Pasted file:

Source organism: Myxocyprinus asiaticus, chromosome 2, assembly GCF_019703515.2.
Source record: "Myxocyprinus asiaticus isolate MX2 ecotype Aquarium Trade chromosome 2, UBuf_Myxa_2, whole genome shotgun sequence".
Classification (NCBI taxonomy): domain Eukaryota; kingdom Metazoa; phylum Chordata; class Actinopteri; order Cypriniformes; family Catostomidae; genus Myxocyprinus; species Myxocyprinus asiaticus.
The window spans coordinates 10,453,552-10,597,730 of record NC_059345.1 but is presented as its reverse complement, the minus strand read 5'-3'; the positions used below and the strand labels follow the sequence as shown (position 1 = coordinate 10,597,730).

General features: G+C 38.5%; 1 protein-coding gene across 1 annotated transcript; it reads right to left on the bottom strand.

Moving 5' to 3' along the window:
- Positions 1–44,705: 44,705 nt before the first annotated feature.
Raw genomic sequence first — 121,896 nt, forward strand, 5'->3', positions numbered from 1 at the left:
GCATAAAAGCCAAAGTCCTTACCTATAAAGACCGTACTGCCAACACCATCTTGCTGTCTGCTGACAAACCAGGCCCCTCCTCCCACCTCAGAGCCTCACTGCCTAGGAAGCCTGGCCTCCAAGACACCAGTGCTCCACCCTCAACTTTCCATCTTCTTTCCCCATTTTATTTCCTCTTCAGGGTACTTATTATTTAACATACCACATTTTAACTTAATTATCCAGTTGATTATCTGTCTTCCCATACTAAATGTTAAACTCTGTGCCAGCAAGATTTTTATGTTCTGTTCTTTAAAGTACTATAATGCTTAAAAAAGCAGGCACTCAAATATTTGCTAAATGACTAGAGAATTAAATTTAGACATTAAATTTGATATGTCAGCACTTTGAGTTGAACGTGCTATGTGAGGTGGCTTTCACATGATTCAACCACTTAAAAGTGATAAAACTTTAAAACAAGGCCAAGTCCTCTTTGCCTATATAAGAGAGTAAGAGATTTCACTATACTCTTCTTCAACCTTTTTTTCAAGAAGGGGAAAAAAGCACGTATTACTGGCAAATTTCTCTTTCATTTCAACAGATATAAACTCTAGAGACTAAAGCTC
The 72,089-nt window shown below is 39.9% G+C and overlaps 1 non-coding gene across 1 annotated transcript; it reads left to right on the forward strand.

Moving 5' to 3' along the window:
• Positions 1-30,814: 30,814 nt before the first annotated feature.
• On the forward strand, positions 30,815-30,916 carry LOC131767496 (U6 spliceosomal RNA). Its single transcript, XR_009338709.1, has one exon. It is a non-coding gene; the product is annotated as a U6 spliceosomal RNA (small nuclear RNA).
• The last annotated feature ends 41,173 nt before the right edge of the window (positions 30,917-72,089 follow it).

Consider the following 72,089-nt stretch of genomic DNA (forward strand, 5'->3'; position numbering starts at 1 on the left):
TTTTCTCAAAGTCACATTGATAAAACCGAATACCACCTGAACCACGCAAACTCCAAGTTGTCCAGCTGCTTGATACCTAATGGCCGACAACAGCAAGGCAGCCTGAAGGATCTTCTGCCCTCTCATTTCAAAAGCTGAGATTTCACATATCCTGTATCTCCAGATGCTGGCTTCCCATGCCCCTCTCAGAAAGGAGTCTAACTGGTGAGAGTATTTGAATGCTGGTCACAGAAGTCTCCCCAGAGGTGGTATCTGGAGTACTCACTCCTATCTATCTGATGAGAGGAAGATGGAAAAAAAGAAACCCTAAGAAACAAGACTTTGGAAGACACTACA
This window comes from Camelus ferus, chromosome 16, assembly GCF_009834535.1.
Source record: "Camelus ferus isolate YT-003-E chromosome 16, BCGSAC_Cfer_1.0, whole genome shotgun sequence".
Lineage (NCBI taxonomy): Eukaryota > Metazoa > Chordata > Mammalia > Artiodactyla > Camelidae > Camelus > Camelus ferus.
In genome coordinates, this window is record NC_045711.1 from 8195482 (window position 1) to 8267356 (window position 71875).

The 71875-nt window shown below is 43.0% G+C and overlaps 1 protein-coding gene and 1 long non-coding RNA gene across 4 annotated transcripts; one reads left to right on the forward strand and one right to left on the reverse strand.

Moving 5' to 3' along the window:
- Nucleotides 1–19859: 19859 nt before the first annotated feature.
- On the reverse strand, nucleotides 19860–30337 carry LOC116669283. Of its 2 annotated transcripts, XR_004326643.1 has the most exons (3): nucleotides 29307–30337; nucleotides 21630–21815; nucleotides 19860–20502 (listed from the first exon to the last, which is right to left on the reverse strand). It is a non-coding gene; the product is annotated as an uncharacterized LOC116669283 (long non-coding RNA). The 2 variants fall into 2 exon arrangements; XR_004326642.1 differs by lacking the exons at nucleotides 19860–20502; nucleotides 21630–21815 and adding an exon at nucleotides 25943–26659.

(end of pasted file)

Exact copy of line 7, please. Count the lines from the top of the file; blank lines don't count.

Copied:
- Positions 1–44,705: 44,705 nt before the first annotated feature.